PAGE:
His is not a household name like that of Facebook's Mark Zuckerberg, or Amazon's Jeff Bezos. But Microsoft President Brad Smith is no rookie on the Big Tech scene. On the contrary, his career with the Redmond-based giant has spanned multiple decades.
In the 2000s, Smith spearheaded the company's relentless drive to shake down free and open source projects for using thousands of Microsoft's patents of questionable merit. CNN at the time had a report about this under a rather chilling headline, “Microsoft takes on the free world.”
More recently, Smith has been there to champion Microsoft's pivot towards abandoning much of those patent claims, and “embracing” open-source – purely as a means to keep the company's seriously imperiled business afloat. Although, Smith has had no qualms about selling it as some sort of genuine epiphany.
And these days, Microsoft seems to be ready to “take on the free internet” – as Smith is championing the idea of “governments” stepping in and regulating tech companies. This is not something tech companies themselves would want to see – but it's something very popular with politicians and mainstream media in the United States. Hence, it should be no surprise that it's also popular with Brad.
He told NPR that the lack of more forceful government interference in the way tech companies do their business will eventually spell the downfall of democracy. This alarmist message is based on Smith's belief that online platforms are being used as tools to undermine elections, and should, therefore, be regulated by governments.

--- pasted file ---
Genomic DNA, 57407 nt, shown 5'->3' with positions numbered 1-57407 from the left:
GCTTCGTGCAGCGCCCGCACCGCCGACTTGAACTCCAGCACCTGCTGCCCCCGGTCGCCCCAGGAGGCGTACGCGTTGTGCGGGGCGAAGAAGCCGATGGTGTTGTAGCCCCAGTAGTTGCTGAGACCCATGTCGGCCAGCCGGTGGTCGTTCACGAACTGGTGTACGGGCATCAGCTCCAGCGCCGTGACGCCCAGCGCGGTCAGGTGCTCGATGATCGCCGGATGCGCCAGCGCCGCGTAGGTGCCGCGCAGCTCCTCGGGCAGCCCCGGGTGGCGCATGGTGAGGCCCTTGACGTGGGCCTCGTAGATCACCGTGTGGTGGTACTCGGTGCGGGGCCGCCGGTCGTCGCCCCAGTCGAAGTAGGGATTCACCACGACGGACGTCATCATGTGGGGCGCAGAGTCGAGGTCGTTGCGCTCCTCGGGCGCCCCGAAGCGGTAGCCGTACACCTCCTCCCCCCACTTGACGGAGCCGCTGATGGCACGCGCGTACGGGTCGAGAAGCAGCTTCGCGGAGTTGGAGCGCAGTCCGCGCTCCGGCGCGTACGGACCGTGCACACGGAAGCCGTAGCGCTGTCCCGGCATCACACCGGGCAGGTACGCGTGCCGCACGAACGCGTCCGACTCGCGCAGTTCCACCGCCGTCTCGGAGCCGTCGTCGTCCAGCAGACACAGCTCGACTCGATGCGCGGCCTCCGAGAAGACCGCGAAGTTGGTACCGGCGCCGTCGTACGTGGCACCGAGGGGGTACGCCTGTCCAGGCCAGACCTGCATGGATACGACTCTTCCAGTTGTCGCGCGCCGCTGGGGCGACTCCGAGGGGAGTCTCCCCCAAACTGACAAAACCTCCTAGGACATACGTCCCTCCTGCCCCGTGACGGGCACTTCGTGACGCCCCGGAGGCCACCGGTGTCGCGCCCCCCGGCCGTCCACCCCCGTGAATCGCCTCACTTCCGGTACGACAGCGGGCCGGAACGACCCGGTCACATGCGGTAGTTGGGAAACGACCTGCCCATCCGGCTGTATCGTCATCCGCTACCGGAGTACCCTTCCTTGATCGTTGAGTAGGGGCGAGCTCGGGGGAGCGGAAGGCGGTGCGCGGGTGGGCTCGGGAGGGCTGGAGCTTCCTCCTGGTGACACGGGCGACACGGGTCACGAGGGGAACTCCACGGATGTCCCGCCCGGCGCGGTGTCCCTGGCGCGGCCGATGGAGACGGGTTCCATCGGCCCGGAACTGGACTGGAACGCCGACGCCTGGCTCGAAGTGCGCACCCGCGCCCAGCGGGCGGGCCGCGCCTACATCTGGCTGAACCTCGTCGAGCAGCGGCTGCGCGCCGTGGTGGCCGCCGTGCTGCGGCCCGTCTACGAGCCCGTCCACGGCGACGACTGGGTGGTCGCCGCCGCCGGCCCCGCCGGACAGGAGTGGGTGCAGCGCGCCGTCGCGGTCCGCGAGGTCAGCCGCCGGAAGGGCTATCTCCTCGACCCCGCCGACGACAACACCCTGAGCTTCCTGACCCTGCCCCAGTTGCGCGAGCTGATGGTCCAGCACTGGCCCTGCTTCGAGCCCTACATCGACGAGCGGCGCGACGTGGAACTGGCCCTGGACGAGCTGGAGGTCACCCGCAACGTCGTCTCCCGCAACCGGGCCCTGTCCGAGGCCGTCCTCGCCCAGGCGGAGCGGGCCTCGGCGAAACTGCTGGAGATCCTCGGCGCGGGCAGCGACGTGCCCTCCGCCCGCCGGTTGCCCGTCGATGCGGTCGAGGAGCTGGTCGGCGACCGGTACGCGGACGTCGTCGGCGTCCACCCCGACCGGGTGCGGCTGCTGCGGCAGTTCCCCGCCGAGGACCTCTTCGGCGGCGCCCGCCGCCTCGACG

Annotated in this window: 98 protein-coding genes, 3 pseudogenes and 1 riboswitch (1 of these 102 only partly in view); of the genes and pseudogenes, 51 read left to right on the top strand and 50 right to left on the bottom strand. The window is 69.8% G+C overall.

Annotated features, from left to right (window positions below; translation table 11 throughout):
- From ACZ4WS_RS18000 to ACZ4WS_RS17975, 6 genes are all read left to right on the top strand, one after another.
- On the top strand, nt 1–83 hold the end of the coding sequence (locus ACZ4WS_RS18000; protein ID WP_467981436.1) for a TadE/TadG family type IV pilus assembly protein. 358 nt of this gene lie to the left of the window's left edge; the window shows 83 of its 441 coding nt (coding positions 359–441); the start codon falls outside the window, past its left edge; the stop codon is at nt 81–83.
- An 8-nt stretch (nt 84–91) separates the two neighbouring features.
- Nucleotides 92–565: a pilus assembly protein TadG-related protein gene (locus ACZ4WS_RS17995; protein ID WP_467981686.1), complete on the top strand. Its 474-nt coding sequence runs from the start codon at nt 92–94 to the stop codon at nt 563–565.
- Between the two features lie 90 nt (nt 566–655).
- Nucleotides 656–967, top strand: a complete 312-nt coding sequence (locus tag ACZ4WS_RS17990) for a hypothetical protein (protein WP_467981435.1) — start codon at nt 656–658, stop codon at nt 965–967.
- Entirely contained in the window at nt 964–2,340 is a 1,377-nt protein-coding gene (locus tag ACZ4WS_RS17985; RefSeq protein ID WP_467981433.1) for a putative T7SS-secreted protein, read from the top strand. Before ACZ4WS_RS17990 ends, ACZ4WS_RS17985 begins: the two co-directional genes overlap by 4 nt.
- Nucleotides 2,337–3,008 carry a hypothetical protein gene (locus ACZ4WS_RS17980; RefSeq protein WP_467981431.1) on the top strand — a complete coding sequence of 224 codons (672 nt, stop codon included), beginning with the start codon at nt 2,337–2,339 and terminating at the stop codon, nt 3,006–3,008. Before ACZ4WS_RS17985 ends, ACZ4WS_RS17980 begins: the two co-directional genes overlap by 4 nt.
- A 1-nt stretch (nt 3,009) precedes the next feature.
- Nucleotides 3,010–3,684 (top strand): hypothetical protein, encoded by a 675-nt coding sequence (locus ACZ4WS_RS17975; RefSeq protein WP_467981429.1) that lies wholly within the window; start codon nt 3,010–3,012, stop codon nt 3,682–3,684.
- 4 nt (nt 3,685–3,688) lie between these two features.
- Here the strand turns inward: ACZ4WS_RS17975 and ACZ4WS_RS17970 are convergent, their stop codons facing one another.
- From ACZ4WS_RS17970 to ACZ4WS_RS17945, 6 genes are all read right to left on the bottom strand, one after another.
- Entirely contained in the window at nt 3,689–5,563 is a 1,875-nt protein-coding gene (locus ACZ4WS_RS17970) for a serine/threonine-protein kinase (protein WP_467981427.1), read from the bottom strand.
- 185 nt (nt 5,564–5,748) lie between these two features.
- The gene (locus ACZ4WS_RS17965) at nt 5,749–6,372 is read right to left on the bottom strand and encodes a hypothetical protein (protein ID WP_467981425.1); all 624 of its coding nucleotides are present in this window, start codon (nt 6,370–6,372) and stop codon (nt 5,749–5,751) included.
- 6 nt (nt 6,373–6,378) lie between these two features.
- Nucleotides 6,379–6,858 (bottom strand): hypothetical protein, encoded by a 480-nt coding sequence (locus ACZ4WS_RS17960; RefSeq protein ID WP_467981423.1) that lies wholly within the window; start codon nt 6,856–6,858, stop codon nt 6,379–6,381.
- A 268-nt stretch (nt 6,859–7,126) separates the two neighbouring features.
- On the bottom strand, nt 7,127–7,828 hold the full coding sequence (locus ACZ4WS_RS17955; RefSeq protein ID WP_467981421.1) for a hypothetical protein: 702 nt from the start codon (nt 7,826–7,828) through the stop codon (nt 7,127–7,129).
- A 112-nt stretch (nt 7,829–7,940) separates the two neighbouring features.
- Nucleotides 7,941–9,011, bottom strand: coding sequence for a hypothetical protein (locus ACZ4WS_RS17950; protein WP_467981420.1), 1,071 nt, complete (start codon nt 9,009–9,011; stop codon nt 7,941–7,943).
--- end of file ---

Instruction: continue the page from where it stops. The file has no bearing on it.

One of the ways he seems to be advocating is to strip tech companies of the safe harbor protections that allow them to publish content without being legally liable for it – and that includes “hate speech, death threats and ads for counterfeit goods or illegal guns.”
In essence, Smith is deflecting while repeating the criticism that Big Tech has endured from the media and politicians, including when it comes to the way massive amounts of data are being handled. At the same time, he is positioning Microsoft as a force for good. But in reality, Microsoft is a part of Big Tech. The only difference being, that due to its current business model, tighter regulation would hit its competitors hard – while leaving Microsoft relatively unscathed.
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